Future Mrs
Beginner September 2020

Invite only ceremony advice

Future Mrs, on May 3, 2020 at 8:51 PM Posted in Etiquette and Advice 1 27
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Good evening ladies,


I booked a beautiful venue for both the ceremony and reception. The ceremony area only holds up to 130 seated guests (excluding bridal party of course) but I am planning to have 200 guests for reception. I planned to have an “invitation only” for ceremony and then invite the other 70 guests to join the 130 for the social hour and reception only. Has anyone else had to do this? And were your guests offended? From what I’ve gathered, people would much rather attend the reception than the ceremony anyhow. Thoughts?

27 Comments

Latest activity by Jana, on May 9, 2020 at 12:02 AM
  • Natalie
    Devoted December 2021
    Natalie ·
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    Although I’ve never received a reception-only invitation, I wouldn’t be offended if I did. My parents say that this was a pretty common thing to do back then, and I’ve seen other brides post this same idea here too!
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  • C
    Dedicated April 2022
    Chris ·
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    I think that’s fine. Most weddings I have been to I see more people at the reception than the ceremony.
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  • Future Mrs
    Beginner September 2020
    Future Mrs ·
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    Yay thank you for this 💕
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  • Future Mrs
    Beginner September 2020
    Future Mrs ·
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    Thank you so much for this ! The venue gave me the idea but they said it as if it happens all the time, so I figured it wouldn’t be far fetched. I haven’t attended many weddings so I have yet to witness this myself. Thank you ! 💕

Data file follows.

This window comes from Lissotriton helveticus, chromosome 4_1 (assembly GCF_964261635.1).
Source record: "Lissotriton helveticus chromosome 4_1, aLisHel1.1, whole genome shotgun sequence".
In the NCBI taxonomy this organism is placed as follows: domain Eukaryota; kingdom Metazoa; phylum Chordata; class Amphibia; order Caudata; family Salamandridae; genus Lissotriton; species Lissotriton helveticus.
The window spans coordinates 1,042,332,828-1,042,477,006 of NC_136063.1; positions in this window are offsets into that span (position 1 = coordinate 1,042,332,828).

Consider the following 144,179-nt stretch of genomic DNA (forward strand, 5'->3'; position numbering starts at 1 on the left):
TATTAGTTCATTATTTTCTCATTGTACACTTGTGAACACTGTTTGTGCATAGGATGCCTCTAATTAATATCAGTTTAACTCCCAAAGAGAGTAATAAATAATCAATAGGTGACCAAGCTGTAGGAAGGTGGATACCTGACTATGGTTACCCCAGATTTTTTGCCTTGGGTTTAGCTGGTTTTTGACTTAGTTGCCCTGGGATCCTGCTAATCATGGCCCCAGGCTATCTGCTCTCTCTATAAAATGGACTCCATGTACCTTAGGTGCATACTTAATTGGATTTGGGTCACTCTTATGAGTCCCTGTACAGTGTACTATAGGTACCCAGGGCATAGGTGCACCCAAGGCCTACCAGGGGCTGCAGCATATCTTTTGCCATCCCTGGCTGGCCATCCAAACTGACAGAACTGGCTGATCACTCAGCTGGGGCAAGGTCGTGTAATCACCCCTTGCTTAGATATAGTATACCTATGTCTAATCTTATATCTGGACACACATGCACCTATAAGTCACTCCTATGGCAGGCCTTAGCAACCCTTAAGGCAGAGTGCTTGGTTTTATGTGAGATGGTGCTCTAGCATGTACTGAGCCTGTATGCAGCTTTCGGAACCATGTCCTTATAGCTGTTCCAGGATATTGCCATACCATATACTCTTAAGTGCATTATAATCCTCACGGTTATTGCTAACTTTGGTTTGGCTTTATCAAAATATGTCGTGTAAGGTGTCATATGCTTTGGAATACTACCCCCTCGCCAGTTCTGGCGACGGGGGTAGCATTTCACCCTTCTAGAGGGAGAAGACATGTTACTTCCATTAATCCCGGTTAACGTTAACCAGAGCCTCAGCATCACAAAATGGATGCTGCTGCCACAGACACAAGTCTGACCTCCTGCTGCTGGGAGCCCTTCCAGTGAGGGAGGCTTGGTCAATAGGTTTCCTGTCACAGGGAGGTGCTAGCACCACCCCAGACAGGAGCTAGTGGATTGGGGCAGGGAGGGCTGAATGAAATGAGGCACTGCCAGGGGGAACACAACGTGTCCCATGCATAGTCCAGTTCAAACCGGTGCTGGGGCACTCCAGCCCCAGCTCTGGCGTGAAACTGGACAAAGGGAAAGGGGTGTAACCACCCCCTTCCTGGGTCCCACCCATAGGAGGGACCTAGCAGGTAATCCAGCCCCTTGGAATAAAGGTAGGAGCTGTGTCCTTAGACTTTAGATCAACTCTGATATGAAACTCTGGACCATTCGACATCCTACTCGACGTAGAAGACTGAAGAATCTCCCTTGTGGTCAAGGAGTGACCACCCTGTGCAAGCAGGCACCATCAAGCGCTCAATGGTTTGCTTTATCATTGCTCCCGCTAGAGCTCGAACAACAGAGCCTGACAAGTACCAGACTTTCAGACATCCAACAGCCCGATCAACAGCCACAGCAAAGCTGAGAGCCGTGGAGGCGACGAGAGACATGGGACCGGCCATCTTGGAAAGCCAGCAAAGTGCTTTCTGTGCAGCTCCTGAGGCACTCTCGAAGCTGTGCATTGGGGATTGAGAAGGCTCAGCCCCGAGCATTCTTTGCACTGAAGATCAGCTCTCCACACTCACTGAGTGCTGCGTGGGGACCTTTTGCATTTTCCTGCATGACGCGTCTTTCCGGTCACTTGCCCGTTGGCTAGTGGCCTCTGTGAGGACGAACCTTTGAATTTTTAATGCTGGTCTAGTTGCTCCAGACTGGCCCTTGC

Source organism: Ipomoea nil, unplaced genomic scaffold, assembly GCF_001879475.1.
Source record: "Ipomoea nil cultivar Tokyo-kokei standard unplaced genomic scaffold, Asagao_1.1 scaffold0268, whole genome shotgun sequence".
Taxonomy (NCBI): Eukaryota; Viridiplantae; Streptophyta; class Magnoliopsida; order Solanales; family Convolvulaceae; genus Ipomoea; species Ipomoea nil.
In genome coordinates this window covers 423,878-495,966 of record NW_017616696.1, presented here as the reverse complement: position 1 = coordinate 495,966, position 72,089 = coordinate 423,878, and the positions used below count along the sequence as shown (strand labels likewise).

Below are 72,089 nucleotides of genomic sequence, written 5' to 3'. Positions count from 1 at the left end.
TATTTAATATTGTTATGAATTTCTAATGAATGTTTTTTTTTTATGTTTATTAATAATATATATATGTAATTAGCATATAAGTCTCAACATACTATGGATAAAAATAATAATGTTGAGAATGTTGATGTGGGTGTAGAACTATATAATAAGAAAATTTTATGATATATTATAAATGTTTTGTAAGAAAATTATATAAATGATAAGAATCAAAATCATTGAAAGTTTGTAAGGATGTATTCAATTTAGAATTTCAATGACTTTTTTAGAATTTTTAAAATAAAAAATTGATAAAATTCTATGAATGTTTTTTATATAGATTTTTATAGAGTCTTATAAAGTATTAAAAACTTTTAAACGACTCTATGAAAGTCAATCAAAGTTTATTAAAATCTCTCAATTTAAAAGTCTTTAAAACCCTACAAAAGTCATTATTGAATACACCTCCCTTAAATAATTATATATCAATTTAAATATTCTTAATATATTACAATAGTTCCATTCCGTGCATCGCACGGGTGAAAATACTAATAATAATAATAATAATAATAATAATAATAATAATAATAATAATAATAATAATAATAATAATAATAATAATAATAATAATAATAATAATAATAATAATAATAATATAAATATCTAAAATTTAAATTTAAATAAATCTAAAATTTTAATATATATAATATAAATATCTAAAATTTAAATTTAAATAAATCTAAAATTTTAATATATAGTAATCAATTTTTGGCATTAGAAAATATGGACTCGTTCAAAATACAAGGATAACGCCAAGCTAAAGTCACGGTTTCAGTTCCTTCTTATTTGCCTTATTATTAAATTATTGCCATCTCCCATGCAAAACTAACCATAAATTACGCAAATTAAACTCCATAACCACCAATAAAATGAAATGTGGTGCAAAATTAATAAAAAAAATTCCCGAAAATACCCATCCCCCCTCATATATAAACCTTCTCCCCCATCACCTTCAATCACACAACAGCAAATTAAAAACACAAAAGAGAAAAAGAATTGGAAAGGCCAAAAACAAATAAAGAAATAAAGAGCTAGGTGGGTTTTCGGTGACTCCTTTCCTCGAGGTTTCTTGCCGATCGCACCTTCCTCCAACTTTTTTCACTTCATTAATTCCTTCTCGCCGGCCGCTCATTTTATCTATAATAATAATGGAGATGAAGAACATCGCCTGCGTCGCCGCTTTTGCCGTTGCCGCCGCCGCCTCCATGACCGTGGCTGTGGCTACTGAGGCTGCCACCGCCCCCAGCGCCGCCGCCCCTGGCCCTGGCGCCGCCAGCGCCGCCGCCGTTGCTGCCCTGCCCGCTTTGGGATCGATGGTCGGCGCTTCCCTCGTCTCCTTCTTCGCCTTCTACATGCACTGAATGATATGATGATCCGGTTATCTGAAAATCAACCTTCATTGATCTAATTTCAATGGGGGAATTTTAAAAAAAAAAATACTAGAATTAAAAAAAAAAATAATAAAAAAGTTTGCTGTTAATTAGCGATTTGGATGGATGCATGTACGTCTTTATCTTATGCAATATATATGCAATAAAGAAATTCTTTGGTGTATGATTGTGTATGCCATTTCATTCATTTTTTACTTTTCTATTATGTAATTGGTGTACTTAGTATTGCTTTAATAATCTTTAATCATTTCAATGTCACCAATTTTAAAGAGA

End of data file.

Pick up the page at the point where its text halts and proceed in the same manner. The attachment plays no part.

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  • Kimberly
    Super March 2021
    Kimberly ·
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    It’s perfectly fine to invite more people to the reception than is invited to the ceremony. Just make sure all those invited to the ceremony are also invited to the reception. No one should be offended.
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  • Hannah
    Master July 2019
    Hannah ·
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    I'm sorry, but I have to be the odd one out here. I totally understand being invited to only the reception if the couple opts to have a private ceremony with immediate family only or something. However, if I found out that there were 130 people at the ceremony and I was part of the 35% who was cut, I'd be hurt even if you didn't mean it that way; more so than if I was just not invited to the whole thing due to space constraints. And since 65% of your guests will be there and talking about how beautiful the ceremony was and the vows and all that, I'm sure most people would put 2 and 2 together and see they were excluded. Then again, I'm the weirdo who actually enjoys the ceremony. I love listening to the bride and groom express their love for one another with all their family and friends around them.
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  • M
    Expert October 2021
    Megan ·
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    Sorry, but this is super rude to do.

    What you're describing is called a "tiered wedding." I know it can be a bit more common in the UK (if that's where you are) but in the US, it's considered rude. You should be throwing your reception as a thank-you to your guests for witnessing your vows. You're putting people into a hierarchy of relationships and that can (rightfully) lead to hurt feelings and probably drama. You should *always* budget for the wedding you can afford, and putting a certain ceremony venue above all of the people you want at your wedding isn't cool.

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  • Allie
    Beginner December 2020
    Allie ·
    • Flag
    I live in NY, and I’ve never received an invite to the ceremony, unless it was being held as the same place as the reception, or if I was in bridal party.
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  • Future Mrs
    Beginner September 2020
    Future Mrs ·
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    I’m in the us and it’s not about what I can afford but what and where I want it to be. (Money isn’t an issue) I mainly posted this thread to see how common of a thing that this is but I also feel as though people shouldn’t feel offended as I personally wouldn’t be. But thank you for your viewpoint.
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  • Future Mrs
    Beginner September 2020
    Future Mrs ·